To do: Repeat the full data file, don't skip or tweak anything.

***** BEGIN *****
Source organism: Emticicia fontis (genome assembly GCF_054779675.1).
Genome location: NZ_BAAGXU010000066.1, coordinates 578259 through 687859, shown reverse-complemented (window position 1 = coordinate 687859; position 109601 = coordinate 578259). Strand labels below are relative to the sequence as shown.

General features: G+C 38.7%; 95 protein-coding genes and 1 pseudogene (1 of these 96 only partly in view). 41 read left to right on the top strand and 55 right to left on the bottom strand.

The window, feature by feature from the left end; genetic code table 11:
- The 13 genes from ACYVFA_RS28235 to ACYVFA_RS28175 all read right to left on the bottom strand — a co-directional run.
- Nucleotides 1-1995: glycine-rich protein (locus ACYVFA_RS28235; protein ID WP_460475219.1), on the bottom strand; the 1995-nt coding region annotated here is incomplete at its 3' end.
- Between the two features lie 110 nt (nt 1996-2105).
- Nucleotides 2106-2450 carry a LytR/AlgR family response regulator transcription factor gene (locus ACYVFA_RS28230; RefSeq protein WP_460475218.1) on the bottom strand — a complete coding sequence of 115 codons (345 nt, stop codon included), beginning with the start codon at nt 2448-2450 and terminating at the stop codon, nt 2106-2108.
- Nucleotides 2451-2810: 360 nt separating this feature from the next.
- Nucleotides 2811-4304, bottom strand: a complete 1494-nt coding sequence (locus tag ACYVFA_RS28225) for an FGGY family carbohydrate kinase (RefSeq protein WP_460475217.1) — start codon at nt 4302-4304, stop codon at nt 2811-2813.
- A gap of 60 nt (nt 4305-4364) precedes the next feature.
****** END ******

Source organism: Emticicia fontis (genome assembly GCF_054779675.1).
Genome location: NZ_BAAGXU010000066.1, coordinates 578259 through 687859, shown reverse-complemented (window position 1 = coordinate 687859; position 109601 = coordinate 578259). Strand labels below are relative to the sequence as shown.

General features: G+C 38.7%; 95 protein-coding genes and 1 pseudogene (1 of these 96 only partly in view). 41 read left to right on the top strand and 55 right to left on the bottom strand.

The window, feature by feature from the left end; genetic code table 11:
- The 13 genes from ACYVFA_RS28235 to ACYVFA_RS28175 all read right to left on the bottom strand — a co-directional run.
- Nucleotides 1-1995: glycine-rich protein (locus ACYVFA_RS28235; protein ID WP_460475219.1), on the bottom strand; the 1995-nt coding region annotated here is incomplete at its 3' end.
- Between the two features lie 110 nt (nt 1996-2105).
- Nucleotides 2106-2450 carry a LytR/AlgR family response regulator transcription factor gene (locus ACYVFA_RS28230; RefSeq protein WP_460475218.1) on the bottom strand — a complete coding sequence of 115 codons (345 nt, stop codon included), beginning with the start codon at nt 2448-2450 and terminating at the stop codon, nt 2106-2108.
- Nucleotides 2451-2810: 360 nt separating this feature from the next.
- Nucleotides 2811-4304, bottom strand: a complete 1494-nt coding sequence (locus tag ACYVFA_RS28225) for an FGGY family carbohydrate kinase (RefSeq protein WP_460475217.1) — start codon at nt 4302-4304, stop codon at nt 2811-2813.
- A gap of 60 nt (nt 4305-4364) precedes the next feature.